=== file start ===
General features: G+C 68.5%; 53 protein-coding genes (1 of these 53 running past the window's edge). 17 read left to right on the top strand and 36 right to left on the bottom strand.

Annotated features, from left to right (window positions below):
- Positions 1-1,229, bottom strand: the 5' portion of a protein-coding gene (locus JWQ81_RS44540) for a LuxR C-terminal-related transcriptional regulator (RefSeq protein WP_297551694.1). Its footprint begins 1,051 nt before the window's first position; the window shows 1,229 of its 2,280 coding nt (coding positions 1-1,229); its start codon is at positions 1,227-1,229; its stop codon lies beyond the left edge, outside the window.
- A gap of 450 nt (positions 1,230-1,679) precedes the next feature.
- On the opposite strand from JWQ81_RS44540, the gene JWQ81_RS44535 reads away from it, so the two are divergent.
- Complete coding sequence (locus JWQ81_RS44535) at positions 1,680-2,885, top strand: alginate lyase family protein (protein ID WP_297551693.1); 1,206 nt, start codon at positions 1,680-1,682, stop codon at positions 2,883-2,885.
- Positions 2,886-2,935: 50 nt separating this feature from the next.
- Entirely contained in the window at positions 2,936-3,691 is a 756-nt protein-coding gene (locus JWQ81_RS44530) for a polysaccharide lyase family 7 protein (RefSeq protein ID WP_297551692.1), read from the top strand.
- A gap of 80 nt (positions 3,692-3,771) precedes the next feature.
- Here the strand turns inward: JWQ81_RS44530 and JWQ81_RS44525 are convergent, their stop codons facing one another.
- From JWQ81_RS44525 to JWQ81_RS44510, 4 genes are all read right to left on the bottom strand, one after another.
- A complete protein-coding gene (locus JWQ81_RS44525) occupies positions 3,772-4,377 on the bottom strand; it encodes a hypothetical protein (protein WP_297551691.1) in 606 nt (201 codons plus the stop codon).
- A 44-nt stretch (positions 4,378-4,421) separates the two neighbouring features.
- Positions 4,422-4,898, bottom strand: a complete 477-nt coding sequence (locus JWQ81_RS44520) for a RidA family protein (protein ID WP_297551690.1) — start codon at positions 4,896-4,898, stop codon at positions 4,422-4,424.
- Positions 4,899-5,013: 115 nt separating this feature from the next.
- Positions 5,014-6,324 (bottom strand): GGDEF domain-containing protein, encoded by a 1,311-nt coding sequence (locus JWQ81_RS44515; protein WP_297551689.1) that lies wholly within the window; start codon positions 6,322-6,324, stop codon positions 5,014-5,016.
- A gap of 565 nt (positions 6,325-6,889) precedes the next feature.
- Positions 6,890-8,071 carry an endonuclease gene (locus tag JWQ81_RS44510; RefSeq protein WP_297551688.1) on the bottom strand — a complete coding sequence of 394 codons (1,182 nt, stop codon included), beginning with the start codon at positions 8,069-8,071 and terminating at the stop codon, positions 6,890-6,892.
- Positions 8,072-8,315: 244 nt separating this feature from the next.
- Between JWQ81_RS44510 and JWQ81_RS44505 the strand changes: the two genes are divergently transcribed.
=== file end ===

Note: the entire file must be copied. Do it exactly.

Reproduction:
General features: G+C 68.5%; 53 protein-coding genes (1 of these 53 running past the window's edge). 17 read left to right on the top strand and 36 right to left on the bottom strand.

Annotated features, from left to right (window positions below):
- Positions 1-1,229, bottom strand: the 5' portion of a protein-coding gene (locus JWQ81_RS44540) for a LuxR C-terminal-related transcriptional regulator (RefSeq protein WP_297551694.1). Its footprint begins 1,051 nt before the window's first position; the window shows 1,229 of its 2,280 coding nt (coding positions 1-1,229); its start codon is at positions 1,227-1,229; its stop codon lies beyond the left edge, outside the window.
- A gap of 450 nt (positions 1,230-1,679) precedes the next feature.
- On the opposite strand from JWQ81_RS44540, the gene JWQ81_RS44535 reads away from it, so the two are divergent.
- Complete coding sequence (locus JWQ81_RS44535) at positions 1,680-2,885, top strand: alginate lyase family protein (protein ID WP_297551693.1); 1,206 nt, start codon at positions 1,680-1,682, stop codon at positions 2,883-2,885.
- Positions 2,886-2,935: 50 nt separating this feature from the next.
- Entirely contained in the window at positions 2,936-3,691 is a 756-nt protein-coding gene (locus JWQ81_RS44530) for a polysaccharide lyase family 7 protein (RefSeq protein ID WP_297551692.1), read from the top strand.
- A gap of 80 nt (positions 3,692-3,771) precedes the next feature.
- Here the strand turns inward: JWQ81_RS44530 and JWQ81_RS44525 are convergent, their stop codons facing one another.
- From JWQ81_RS44525 to JWQ81_RS44510, 4 genes are all read right to left on the bottom strand, one after another.
- A complete protein-coding gene (locus JWQ81_RS44525) occupies positions 3,772-4,377 on the bottom strand; it encodes a hypothetical protein (protein WP_297551691.1) in 606 nt (201 codons plus the stop codon).
- A 44-nt stretch (positions 4,378-4,421) separates the two neighbouring features.
- Positions 4,422-4,898, bottom strand: a complete 477-nt coding sequence (locus JWQ81_RS44520) for a RidA family protein (protein ID WP_297551690.1) — start codon at positions 4,896-4,898, stop codon at positions 4,422-4,424.
- Positions 4,899-5,013: 115 nt separating this feature from the next.
- Positions 5,014-6,324 (bottom strand): GGDEF domain-containing protein, encoded by a 1,311-nt coding sequence (locus JWQ81_RS44515; protein WP_297551689.1) that lies wholly within the window; start codon positions 6,322-6,324, stop codon positions 5,014-5,016.
- A gap of 565 nt (positions 6,325-6,889) precedes the next feature.
- Positions 6,890-8,071 carry an endonuclease gene (locus tag JWQ81_RS44510; RefSeq protein WP_297551688.1) on the bottom strand — a complete coding sequence of 394 codons (1,182 nt, stop codon included), beginning with the start codon at positions 8,069-8,071 and terminating at the stop codon, positions 6,890-6,892.
- Positions 8,072-8,315: 244 nt separating this feature from the next.
- Between JWQ81_RS44510 and JWQ81_RS44505 the strand changes: the two genes are divergently transcribed.